Curry, which Japanese people eat very often, is popular among all, and it is one a dishes commonly served at home.
Where did Japanese curry come from?
Japanese curry actually has its roots in the United Kingdom (UK). The British brought curry from India, formerly a British colony, back to the UK. They adapted it to suit their tastes, to form English curry. During the Meiji era (1868–1912), western cultures, including curry, were widely introduced in Japan, and Japan further adapted it to suit the Japanese's tastes. In Japan, curry is usually served on top of cooked rice.
Curry that can be readily eaten at home
You can buy solid curry roux, and you can cook curry by simply stir-frying vegetables, and boiling water and roux. Curry goes well with all sorts of ingredients, and you can mix different types of roux or add some secret ingredients, so recipes vary from home to home. There is a more convenient type of curry product called retort curry. With this, curry can be prepared in a few minutes by simply heating it up with hot water or a microwave, without having to prepare any ingredients.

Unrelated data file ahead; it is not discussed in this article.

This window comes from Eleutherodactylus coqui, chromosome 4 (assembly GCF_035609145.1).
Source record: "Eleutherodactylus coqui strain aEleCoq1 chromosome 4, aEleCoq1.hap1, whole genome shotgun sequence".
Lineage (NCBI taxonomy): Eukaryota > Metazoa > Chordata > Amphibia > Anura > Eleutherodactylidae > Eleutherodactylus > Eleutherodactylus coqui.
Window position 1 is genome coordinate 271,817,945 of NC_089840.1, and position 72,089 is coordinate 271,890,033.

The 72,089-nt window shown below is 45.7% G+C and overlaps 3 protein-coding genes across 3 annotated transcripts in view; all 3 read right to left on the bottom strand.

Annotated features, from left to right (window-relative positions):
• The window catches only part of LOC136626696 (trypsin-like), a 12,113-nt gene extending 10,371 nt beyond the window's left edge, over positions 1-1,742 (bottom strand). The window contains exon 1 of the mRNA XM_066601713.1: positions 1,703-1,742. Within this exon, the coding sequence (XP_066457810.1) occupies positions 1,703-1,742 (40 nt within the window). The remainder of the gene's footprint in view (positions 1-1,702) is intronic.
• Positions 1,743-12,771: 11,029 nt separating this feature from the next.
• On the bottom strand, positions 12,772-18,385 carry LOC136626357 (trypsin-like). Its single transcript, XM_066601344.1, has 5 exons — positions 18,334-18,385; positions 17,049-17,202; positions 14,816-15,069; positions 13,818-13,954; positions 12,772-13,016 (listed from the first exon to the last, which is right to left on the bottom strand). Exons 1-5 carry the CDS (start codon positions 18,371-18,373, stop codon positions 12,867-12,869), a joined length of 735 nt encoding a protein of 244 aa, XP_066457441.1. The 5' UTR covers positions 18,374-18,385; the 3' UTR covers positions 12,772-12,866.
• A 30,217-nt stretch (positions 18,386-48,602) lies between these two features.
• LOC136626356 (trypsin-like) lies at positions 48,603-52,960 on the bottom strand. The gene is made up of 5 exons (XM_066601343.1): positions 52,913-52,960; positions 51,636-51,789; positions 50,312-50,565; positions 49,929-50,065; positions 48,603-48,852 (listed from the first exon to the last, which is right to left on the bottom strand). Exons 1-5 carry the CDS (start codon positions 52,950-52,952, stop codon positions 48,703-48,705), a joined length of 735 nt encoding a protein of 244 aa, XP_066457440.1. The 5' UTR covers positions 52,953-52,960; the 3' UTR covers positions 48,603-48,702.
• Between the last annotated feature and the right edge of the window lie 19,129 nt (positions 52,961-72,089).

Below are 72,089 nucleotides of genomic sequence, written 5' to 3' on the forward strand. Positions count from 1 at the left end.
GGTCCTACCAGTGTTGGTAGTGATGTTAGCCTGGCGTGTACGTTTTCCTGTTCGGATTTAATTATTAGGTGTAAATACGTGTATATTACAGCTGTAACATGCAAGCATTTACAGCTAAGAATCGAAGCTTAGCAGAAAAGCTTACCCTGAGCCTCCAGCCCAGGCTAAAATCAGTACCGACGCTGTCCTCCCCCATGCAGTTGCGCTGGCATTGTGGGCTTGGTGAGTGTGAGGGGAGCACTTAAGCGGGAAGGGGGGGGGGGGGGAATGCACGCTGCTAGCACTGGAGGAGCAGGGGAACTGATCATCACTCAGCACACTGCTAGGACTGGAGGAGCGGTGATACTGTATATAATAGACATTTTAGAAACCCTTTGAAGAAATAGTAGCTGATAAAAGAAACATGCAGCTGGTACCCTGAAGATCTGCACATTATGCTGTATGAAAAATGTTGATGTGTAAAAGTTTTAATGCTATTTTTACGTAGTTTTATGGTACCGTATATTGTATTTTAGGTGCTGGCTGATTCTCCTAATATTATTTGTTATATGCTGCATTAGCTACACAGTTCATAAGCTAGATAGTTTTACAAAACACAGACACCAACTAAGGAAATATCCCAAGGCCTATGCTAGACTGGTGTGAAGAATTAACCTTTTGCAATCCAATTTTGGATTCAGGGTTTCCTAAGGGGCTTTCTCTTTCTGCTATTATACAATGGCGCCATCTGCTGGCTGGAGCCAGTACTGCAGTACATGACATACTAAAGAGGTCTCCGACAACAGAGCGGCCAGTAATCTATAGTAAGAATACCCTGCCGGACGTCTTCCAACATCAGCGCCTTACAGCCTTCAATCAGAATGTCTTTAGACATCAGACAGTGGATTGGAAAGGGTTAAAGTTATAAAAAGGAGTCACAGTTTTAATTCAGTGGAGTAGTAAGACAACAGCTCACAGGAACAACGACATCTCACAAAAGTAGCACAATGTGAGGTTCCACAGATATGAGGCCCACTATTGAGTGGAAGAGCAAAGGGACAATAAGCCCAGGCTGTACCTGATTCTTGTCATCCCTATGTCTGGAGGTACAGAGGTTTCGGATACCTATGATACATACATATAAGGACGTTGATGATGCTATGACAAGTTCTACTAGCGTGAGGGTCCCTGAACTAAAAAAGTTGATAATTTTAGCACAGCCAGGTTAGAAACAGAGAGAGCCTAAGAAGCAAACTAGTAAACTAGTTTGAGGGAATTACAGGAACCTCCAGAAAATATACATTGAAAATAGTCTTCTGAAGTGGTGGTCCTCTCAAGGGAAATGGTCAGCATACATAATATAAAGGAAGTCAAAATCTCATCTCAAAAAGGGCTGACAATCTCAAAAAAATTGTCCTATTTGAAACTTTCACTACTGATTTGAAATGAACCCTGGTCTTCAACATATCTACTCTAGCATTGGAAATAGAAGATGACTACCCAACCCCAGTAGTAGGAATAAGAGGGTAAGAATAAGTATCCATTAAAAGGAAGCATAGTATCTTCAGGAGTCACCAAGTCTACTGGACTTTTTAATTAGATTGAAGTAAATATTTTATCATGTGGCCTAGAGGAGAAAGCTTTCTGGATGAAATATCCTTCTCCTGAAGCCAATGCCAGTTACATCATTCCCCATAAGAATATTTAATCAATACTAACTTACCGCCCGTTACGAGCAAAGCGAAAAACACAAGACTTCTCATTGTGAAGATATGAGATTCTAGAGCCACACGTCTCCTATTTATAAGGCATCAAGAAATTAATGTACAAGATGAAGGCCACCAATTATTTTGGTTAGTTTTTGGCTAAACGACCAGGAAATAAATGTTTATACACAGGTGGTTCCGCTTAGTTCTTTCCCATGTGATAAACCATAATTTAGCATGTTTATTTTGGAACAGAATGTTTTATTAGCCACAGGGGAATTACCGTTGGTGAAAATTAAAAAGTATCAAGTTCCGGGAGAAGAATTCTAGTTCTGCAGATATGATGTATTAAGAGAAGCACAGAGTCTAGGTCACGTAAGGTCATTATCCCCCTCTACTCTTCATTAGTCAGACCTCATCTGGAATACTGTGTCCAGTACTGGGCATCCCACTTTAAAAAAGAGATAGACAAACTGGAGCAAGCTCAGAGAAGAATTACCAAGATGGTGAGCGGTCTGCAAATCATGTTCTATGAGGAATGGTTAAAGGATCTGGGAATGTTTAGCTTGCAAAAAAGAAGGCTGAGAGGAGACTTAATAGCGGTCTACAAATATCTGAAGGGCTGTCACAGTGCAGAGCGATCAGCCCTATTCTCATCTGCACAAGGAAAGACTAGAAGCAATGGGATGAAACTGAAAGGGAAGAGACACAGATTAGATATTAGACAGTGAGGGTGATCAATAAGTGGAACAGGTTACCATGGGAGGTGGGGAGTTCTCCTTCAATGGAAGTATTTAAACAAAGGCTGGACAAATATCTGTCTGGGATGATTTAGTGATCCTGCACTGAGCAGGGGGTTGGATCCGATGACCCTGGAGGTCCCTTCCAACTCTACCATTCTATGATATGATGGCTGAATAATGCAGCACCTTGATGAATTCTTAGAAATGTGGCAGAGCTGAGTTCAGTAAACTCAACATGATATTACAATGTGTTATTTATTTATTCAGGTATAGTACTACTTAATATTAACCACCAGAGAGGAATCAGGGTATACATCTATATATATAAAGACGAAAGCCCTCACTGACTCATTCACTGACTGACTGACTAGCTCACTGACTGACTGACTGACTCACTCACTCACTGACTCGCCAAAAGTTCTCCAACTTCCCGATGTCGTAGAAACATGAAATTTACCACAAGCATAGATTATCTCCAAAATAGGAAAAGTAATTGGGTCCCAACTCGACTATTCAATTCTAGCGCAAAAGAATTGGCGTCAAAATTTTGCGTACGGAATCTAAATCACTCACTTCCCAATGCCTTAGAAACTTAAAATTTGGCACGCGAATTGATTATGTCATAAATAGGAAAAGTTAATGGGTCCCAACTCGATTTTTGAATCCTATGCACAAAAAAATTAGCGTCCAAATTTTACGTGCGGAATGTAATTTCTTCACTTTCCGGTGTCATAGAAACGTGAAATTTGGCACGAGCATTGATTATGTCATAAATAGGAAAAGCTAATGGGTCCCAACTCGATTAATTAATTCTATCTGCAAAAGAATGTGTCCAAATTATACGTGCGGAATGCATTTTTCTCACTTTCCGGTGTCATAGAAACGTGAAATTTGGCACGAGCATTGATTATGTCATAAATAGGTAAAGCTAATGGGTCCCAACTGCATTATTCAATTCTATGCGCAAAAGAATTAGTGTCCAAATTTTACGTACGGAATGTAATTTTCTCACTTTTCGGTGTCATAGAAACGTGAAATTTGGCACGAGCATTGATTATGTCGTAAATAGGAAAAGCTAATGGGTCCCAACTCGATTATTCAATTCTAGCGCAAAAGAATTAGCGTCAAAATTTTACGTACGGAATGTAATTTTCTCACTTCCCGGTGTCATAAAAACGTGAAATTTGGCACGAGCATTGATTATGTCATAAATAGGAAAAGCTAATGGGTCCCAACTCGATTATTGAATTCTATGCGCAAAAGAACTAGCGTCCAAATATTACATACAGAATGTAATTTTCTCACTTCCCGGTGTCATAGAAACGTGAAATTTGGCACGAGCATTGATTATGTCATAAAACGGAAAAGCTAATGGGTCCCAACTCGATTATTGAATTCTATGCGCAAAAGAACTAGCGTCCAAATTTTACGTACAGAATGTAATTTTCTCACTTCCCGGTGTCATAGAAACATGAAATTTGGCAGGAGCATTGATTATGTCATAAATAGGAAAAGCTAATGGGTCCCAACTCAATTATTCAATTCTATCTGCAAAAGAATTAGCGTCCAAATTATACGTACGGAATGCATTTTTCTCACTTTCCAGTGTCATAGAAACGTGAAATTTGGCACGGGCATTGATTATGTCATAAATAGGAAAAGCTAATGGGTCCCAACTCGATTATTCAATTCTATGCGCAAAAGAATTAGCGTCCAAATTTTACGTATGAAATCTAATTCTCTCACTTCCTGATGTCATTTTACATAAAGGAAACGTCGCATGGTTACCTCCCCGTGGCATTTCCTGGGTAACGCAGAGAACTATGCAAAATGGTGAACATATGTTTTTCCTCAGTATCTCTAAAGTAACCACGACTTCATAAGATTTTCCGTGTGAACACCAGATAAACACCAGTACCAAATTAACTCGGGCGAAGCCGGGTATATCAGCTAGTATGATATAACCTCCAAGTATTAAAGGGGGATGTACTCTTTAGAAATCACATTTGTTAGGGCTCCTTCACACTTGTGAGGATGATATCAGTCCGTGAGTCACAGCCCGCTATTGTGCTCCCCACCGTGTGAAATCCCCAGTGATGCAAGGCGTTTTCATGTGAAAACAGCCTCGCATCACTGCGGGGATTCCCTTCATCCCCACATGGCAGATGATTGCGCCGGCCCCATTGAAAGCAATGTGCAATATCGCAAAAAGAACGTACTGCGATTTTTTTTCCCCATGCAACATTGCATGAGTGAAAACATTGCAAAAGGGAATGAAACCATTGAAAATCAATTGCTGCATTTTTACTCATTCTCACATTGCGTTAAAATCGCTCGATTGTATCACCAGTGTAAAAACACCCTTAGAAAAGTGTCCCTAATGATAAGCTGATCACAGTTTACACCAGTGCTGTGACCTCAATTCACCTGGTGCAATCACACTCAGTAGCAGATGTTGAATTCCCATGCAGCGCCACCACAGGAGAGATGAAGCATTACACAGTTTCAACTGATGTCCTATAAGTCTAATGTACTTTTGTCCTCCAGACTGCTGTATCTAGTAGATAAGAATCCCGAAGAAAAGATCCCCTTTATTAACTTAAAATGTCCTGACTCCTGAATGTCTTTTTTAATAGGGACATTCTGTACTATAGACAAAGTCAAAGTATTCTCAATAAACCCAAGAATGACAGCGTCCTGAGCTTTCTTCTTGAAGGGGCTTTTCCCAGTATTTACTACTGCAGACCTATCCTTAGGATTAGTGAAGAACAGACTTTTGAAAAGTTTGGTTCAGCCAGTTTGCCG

Curry must go with pickled vegetables
The 7 types of pickled vegetables that are commonly served with curry are called "fuku-jin-zuke". Pickled vegetables eaten in India, the home of curry also appeared in Japan around the time curry was first introduced in Japan, but they did not suit the Japanese's palates, so fuku-jin-zuke was served instead, and it was well-received. Since then, this has become a combination in Japan.
Hoping to boost their economic development, many places in Japan have their own original dishes, and curry is one of them. Soup curry from Sapporo-shi in Hokkaido is now a widely known and popular dishe served at many restaurants all over Japan.
A variety of curry dishes are available
Other than curry rice, other varieties of curry dishes include rice doria (casserole) with curry and cheese on top of rice cooked in the oven, curry udon (curry eaten with udon noodles), and curry buns with curry as a main ingredient.
*This information is from the time of this article's publication.